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Apr. 25, 2019
Jan. 29, 2018

Maintenance Nuget Build

A Quick Description of Musoq

Musoq is handy tool that allows you to use SQL syntax on a variety of data sources.


What is Musoq? (in depth)

Musoq exposes raw data sets as queryable sources. This allows you to query those sources using a syntax very similar to SQL. It uses concepts of schemas and tables to logically define your datasources. What can be used as query source? Virtually anything! Here are some ideas (many of them are already included in this project!):

  • Directories
  • Files
  • Structured files (.csv, .json, .xml, logs)
  • Photos (by exif attributes)
  • Archived files (.zip)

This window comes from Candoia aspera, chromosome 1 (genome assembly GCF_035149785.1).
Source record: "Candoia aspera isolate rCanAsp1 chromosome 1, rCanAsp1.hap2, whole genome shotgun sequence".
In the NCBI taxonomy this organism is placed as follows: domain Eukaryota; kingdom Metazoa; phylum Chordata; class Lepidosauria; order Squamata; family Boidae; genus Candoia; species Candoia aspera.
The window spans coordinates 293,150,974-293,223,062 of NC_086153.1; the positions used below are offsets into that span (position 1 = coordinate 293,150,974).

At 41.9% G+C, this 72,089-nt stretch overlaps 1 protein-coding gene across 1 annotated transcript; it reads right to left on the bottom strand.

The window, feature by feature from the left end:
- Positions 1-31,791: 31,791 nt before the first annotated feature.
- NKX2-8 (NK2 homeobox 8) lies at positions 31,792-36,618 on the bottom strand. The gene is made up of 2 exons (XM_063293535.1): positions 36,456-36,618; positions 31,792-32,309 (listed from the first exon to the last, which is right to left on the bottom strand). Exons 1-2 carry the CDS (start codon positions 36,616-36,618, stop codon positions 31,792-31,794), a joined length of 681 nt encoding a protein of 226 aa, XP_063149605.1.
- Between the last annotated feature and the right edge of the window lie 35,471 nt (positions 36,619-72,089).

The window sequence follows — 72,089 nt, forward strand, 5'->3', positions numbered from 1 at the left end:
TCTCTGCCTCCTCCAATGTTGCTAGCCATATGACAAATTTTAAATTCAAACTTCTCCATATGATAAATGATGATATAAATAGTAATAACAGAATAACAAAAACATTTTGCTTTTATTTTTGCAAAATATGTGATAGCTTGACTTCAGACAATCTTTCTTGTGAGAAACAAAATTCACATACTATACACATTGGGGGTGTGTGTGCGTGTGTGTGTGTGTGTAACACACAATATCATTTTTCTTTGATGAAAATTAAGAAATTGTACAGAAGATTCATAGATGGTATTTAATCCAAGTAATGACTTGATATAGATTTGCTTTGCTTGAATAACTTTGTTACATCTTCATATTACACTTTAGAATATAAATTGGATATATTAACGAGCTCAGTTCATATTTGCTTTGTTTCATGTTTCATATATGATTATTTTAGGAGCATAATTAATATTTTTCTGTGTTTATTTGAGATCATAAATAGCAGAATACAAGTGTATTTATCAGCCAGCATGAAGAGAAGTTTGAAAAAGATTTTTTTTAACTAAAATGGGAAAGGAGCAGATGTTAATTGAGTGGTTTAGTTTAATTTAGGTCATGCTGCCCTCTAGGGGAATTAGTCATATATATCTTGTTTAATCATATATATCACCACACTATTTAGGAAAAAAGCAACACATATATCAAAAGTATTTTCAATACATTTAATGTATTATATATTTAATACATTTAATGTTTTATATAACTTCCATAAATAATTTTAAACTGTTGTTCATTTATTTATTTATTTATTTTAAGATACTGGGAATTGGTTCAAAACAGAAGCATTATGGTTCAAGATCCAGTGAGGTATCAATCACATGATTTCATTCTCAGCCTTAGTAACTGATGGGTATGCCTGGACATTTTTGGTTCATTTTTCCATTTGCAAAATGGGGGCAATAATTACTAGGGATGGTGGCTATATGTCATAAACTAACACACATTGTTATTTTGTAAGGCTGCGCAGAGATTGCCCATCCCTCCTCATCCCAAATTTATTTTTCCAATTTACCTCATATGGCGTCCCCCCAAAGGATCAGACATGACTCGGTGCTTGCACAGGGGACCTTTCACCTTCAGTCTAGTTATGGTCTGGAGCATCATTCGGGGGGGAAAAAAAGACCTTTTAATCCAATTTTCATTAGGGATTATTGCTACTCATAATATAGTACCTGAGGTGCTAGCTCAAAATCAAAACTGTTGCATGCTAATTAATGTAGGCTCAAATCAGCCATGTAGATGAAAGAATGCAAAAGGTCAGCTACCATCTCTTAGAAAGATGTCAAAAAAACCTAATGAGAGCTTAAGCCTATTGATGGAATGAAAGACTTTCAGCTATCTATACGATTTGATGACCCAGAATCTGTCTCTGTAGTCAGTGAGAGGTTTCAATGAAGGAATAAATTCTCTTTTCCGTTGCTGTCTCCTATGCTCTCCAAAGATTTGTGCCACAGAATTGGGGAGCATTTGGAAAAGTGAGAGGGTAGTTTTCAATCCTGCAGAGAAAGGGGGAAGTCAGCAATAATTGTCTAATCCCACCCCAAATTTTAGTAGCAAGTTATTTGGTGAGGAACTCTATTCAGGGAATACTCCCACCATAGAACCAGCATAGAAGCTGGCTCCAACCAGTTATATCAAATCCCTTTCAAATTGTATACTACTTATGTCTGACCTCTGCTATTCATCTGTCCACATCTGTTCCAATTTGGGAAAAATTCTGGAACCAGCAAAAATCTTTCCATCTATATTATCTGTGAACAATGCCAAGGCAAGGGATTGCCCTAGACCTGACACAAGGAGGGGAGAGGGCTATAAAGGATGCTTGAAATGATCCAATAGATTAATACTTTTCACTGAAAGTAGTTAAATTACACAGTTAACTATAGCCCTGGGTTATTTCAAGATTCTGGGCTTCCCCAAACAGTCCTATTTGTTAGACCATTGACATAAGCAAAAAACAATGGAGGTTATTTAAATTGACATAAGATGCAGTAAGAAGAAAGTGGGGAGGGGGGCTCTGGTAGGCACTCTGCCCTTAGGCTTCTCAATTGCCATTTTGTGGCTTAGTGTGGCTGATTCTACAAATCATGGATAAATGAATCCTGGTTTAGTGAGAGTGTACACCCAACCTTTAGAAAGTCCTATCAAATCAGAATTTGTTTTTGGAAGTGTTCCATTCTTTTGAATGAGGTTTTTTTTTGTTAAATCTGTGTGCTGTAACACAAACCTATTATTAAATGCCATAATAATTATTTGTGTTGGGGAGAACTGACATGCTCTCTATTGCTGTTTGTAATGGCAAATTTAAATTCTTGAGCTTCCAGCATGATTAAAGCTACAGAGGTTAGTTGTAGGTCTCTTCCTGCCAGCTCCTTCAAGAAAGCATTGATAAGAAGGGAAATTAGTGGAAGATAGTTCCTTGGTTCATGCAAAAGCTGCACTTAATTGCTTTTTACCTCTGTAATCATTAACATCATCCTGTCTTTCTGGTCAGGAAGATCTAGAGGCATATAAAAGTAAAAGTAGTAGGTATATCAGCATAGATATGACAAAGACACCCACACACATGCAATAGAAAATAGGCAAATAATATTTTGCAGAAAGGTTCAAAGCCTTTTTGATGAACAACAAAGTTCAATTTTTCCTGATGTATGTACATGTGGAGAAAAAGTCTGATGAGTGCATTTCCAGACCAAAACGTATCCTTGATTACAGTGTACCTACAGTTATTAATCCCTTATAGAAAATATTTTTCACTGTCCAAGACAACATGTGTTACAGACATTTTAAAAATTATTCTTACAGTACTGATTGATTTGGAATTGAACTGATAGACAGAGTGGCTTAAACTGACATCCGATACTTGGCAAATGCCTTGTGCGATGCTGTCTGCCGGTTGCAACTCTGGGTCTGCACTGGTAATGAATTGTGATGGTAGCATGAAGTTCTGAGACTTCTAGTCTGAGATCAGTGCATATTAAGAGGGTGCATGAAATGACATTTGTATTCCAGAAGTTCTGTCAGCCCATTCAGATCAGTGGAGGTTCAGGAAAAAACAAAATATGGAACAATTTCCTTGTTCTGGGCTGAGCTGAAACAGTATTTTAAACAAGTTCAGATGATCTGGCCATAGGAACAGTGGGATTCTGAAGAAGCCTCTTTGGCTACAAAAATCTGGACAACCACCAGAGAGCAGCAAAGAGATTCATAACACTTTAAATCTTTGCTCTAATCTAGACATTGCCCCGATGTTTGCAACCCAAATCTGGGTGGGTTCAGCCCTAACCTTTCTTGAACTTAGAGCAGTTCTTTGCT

• Git, Svn, TFS
  • Websites (tables, lists)
  • Processes
  • Time

You can also mix sources between each other.

What does a query look like?

select * from #os.files('path/to/folder', false) where Extension = '.exe' or Extension = '.png'

How to run it?

To run it, you need .NET Core 2.1 runtime. You can find it here. Once you have that, then download Musoq Simple Client. You can find latest releases here.

Does it work on Linux?

Yes, it does. I have tested it on Ubuntu 18.04. If you try to run it on different distro or version, I will be grateful if you would post an issue reporting either success or fail

What features does the Musoq implements

  • Use of * to select all columns.
  • Group by operator.
  • Having operator.
  • Skip & Take operators.
  • Complex object accessing ability column.Name.
  • User defined functions and aggregation functions.
  • Plugin API (to create your own custom data source).